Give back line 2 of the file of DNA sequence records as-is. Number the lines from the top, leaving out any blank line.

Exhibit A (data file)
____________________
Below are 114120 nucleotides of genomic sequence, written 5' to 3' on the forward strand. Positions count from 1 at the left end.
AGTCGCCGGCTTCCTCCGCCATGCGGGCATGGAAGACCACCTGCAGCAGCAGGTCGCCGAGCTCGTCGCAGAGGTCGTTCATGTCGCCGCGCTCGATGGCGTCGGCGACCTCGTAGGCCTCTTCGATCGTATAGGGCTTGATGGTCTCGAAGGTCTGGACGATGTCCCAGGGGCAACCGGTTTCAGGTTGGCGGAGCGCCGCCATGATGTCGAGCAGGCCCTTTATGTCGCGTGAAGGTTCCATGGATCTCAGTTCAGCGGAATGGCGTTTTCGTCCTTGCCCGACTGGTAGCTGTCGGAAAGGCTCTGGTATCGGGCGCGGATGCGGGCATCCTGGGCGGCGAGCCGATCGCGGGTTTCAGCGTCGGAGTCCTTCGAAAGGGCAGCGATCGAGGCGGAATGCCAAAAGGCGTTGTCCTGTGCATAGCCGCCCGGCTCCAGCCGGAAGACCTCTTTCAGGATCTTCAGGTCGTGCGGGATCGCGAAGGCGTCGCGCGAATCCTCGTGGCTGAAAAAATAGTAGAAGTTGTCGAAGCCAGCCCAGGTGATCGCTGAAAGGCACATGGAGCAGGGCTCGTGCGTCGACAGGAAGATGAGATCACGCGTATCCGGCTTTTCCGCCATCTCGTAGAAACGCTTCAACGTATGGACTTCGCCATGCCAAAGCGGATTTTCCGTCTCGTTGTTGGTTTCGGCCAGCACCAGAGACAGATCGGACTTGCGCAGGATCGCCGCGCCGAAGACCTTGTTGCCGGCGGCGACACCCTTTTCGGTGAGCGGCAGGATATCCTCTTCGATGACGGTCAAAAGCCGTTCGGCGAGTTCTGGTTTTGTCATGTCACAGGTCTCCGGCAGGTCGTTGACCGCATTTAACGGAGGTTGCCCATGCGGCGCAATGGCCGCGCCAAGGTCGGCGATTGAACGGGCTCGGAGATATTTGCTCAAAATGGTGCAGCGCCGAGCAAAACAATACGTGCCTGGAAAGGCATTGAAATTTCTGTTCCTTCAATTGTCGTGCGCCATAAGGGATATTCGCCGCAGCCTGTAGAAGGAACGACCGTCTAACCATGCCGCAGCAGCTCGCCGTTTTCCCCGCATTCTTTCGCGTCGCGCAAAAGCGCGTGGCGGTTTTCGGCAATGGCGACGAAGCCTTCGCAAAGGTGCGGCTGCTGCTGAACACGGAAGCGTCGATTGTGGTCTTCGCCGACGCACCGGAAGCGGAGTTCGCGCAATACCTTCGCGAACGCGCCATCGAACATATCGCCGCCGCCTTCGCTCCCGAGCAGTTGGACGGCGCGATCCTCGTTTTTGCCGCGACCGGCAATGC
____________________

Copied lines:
AGTCGCCGGCTTCCTCCGCCATGCGGGCATGGAAGACCACCTGCAGCAGCAGGTCGCCGAGCTCGTCGCAGAGGTCGTTCATGTCGCCGCGCTCGATGGCGTCGGCGACCTCGTAGGCCTCTTCGATCGTATAGGGCTTGATGGTCTCGAAGGTCTGGACGATGTCCCAGGGGCAACCGGTTTCAGGTTGGCGGAGCGCCGCCATGATGTCGAGCAGGCCCTTTATGTCGCGTGAAGGTTCCATGGATCTCAGTTCAGCGGAATGGCGTTTTCGTCCTTGCCCGACTGGTAGCTGTCGGAAAGGCTCTGGTATCGGGCGCGGATGCGGGCATCCTGGGCGGCGAGCCGATCGCGGGTTTCAGCGTCGGAGTCCTTCGAAAGGGCAGCGATCGAGGCGGAATGCCAAAAGGCGTTGTCCTGTGCATAGCCGCCCGGCTCCAGCCGGAAGACCTCTTTCAGGATCTTCAGGTCGTGCGGGATCGCGAAGGCGTCGCGCGAATCCTCGTGGCTGAAAAAATAGTAGAAGTTGTCGAAGCCAGCCCAGGTGATCGCTGAAAGGCACATGGAGCAGGGCTCGTGCGTCGACAGGAAGATGAGATCACGCGTATCCGGCTTTTCCGCCATCTCGTAGAAACGCTTCAACGTATGGACTTCGCCATGCCAAAGCGGATTTTCCGTCTCGTTGTTGGTTTCGGCCAGCACCAGAGACAGATCGGACTTGCGCAGGATCGCCGCGCCGAAGACCTTGTTGCCGGCGGCGACACCCTTTTCGGTGAGCGGCAGGATATCCTCTTCGATGACGGTCAAAAGCCGTTCGGCGAGTTCTGGTTTTGTCATGTCACAGGTCTCCGGCAGGTCGTTGACCGCATTTAACGGAGGTTGCCCATGCGGCGCAATGGCCGCGCCAAGGTCGGCGATTGAACGGGCTCGGAGATATTTGCTCAAAATGGTGCAGCGCCGAGCAAAACAATACGTGCCTGGAAAGGCATTGAAATTTCTGTTCCTTCAATTGTCGTGCGCCATAAGGGATATTCGCCGCAGCCTGTAGAAGGAACGACCGTCTAACCATGCCGCAGCAGCTCGCCGTTTTCCCCGCATTCTTTCGCGTCGCGCAAAAGCGCGTGGCGGTTTTCGGCAATGGCGACGAAGCCTTCGCAAAGGTGCGGCTGCTGCTGAACACGGAAGCGTCGATTGTGGTCTTCGCCGACGCACCGGAAGCGGAGTTCGCGCAATACCTTCGCGAACGCGCCATCGAACATATCGCCGCCGCCTTCGCTCCCGAGCAGTTGGACGGCGCGATCCTCGTTTTTGCCGCGACCGGCAATGC